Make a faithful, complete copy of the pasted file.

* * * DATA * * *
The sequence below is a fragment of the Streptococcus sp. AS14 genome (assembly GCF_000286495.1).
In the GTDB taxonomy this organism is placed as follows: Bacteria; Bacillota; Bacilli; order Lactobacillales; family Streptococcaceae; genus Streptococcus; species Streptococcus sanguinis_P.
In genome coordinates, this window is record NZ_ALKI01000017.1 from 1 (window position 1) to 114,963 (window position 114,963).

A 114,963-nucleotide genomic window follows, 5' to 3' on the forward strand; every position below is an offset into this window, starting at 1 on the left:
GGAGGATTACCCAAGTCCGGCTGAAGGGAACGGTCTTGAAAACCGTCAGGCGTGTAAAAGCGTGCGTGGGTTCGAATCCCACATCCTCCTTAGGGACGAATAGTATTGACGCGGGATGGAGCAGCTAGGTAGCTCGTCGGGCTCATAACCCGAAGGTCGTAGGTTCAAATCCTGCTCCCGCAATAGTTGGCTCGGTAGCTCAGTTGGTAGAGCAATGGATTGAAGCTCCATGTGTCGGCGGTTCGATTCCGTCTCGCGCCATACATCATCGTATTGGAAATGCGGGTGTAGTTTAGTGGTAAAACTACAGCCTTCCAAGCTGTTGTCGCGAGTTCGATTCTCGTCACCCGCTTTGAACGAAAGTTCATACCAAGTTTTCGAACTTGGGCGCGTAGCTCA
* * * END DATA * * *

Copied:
The sequence below is a fragment of the Streptococcus sp. AS14 genome (assembly GCF_000286495.1).
In the GTDB taxonomy this organism is placed as follows: Bacteria; Bacillota; Bacilli; order Lactobacillales; family Streptococcaceae; genus Streptococcus; species Streptococcus sanguinis_P.
In genome coordinates, this window is record NZ_ALKI01000017.1 from 1 (window position 1) to 114,963 (window position 114,963).

A 114,963-nucleotide genomic window follows, 5' to 3' on the forward strand; every position below is an offset into this window, starting at 1 on the left:
GGAGGATTACCCAAGTCCGGCTGAAGGGAACGGTCTTGAAAACCGTCAGGCGTGTAAAAGCGTGCGTGGGTTCGAATCCCACATCCTCCTTAGGGACGAATAGTATTGACGCGGGATGGAGCAGCTAGGTAGCTCGTCGGGCTCATAACCCGAAGGTCGTAGGTTCAAATCCTGCTCCCGCAATAGTTGGCTCGGTAGCTCAGTTGGTAGAGCAATGGATTGAAGCTCCATGTGTCGGCGGTTCGATTCCGTCTCGCGCCATACATCATCGTATTGGAAATGCGGGTGTAGTTTAGTGGTAAAACTACAGCCTTCCAAGCTGTTGTCGCGAGTTCGATTCTCGTCACCCGCTTTGAACGAAAGTTCATACCAAGTTTTCGAACTTGGGCGCGTAGCTCA